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Looking at the history, sites and stories of Aberdeen's western border  

 UTG Postcard

The "Westerkirkgate" represented the city's western border enclosing the Mither Kirk of St Nicholas from the Denburn Valley.  The kirk was the spiritual heart of Aberdeen's medieval past.  From there we will follow the Netherkirkgate as closely as possible to its ancient route, passing the site of St Thomas's Hospital, the Wallace Tower and turning to Flourmill Lane, which indeed was the site of the Upper Mill, in existence since the 1300s.  

We also pause to look into the history of the Guestrow and its characters, including the many inhabitants of what would later be known as Provost Skene's House, one of only two surviving medieval houses in the city.  On Upperkirkgate we pause at the site of the Jamesones' house, Andrew, George and Mary Jamesone all contributed to Aberdeen's medieval economy, Andrew the master mason, George, the portrait artist and Mary, the tapestry embroiderer.  We take in Little Belmont Street and Gaelic Lane, which includes the famous ancient hostelry now called Ma Cameron's, and the site of the Highland Chapel which looked after the spiritual needs of the city's Gaelic-speaking population.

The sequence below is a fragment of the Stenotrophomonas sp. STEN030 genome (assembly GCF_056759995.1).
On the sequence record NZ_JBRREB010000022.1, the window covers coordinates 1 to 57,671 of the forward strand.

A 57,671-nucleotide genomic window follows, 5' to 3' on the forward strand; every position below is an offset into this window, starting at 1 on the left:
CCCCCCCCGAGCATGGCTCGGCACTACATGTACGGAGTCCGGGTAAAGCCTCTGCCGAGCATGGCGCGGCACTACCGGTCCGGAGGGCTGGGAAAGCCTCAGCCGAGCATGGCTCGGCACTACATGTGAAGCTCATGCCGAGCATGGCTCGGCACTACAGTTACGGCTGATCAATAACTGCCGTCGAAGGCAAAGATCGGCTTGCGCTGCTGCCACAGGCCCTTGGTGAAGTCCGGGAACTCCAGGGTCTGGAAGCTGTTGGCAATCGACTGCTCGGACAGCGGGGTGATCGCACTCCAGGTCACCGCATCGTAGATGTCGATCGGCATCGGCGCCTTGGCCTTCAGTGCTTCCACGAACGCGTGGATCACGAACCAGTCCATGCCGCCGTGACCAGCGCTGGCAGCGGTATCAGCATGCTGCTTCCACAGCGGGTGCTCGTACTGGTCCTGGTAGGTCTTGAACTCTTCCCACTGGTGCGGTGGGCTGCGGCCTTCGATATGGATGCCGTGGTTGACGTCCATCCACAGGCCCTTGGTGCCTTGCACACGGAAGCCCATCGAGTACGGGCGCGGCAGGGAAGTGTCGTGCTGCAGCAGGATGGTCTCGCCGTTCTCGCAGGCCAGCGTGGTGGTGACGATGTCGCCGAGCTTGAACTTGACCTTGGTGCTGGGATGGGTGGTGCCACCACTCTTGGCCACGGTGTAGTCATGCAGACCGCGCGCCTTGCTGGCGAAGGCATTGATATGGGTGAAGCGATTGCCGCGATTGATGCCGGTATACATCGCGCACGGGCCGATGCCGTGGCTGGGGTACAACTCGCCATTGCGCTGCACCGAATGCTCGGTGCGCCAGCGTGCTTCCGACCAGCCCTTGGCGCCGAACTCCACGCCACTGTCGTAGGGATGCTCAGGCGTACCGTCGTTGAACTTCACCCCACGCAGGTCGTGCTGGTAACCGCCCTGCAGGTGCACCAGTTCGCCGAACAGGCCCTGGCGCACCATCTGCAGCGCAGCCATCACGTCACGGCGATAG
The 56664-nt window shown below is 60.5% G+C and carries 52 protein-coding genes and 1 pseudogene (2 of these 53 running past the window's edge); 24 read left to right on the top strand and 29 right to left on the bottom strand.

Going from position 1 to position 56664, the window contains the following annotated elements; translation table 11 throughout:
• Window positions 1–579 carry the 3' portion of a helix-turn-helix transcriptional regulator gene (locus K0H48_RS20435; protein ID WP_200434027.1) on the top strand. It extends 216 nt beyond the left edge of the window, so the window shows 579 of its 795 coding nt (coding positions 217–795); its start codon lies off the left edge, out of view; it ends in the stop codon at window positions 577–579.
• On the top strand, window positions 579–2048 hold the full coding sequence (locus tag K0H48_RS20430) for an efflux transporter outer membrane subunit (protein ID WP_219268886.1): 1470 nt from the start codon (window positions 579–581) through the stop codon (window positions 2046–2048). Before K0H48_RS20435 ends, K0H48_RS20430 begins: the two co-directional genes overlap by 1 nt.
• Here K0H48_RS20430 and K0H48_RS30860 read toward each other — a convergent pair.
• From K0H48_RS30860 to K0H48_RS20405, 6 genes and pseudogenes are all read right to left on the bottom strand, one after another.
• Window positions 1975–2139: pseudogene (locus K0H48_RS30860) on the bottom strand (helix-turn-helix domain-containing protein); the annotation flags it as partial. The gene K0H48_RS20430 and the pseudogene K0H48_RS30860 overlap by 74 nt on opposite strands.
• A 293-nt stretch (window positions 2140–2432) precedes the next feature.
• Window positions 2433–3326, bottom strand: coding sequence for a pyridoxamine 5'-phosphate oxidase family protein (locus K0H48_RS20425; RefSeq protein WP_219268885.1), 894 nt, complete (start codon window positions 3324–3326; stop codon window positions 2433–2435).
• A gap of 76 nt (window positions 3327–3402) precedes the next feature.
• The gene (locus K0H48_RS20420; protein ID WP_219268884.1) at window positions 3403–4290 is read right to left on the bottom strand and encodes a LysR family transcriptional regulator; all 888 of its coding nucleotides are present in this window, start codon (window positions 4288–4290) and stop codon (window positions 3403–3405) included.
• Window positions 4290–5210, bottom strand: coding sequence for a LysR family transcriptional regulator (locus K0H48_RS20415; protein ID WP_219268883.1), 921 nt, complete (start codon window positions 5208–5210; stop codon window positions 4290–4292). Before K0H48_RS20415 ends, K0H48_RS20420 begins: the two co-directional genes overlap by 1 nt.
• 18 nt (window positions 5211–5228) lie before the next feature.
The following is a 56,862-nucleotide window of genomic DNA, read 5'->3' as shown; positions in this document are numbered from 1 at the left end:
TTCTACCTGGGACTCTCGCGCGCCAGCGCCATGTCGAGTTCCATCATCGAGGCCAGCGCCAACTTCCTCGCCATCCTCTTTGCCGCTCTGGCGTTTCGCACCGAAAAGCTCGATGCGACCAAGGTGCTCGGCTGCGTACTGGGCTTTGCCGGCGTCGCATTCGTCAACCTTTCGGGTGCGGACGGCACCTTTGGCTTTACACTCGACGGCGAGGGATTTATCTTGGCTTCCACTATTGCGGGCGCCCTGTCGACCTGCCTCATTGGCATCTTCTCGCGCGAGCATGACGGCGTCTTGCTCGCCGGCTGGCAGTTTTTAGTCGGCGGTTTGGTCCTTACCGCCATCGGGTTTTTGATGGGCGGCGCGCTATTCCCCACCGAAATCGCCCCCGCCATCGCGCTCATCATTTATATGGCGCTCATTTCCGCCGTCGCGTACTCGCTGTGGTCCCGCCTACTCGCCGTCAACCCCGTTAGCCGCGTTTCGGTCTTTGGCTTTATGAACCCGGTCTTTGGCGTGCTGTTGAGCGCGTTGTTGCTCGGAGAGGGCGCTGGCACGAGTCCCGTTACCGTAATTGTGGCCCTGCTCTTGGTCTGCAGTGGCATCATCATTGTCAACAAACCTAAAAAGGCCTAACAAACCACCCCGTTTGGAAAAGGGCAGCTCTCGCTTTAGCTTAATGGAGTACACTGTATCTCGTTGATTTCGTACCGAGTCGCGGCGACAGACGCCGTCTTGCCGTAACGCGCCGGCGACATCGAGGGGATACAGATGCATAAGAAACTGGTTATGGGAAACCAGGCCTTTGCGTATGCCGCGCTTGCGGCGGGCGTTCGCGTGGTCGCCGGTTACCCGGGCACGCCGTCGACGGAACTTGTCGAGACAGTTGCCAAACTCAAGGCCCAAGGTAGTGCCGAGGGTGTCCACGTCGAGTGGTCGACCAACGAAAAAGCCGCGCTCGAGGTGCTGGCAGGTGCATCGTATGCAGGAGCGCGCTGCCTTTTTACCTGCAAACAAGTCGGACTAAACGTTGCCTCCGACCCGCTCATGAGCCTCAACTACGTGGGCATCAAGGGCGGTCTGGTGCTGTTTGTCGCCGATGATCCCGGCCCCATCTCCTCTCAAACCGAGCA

Belmont Street is bursting with history including the town house of the Menzies of Pitfodels, the site of the church where young Mary Slessor was inspired to become a missionary, and Archibald Simpson's Triple Kirks aka the Cathedral of the Disruption. Opposite, on Schoolhill of course is the Cowdray Hall, but was the site of the 13th century Dominican Friary, later the home of Robert Gordon's Hospital for Boys - but before the latter even opened it was commandeered by the Duke of Cumberland's troops as they hunted the Jacobite army during the 45 Rebellion.  

Rosemount Viaduct is studded with weel-kent buildings and statues.  Learn the true history of "Education, Salvation & Damnation" which was once accompanied by "Transportation" in the form of Schoolhill Station.  Find out why Wallace's statue ended up here and not Edinburgh, and why Queen Victoria was not exactly amused with the statue of her late husband, Prince Albert.

To round off the tour, we enter Union Terrace Gardens and discover the early history of the Denburn Valley, its transformation with the coming of the railway, and the memories of the original pleasure garden designed by architect James Forbes Beattie in 1853.  Aberdeen's western border has many stories to tell, some you may never have heard before.  First in a series of "Borderlands" tours - LAUNCHING AUGUST 2017

Starts: Starbucks, St Nicholas Street (near lower gate of the Kirk)
Ends: Union Terrace Gardens
Terrain: pavements

 

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Hidden Aberdeen Tours (founded 2011) is wholly owned by Dr Fiona-Jane Brown as a sole-trading operation which occasionally works with contractors.


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Aberdeen 
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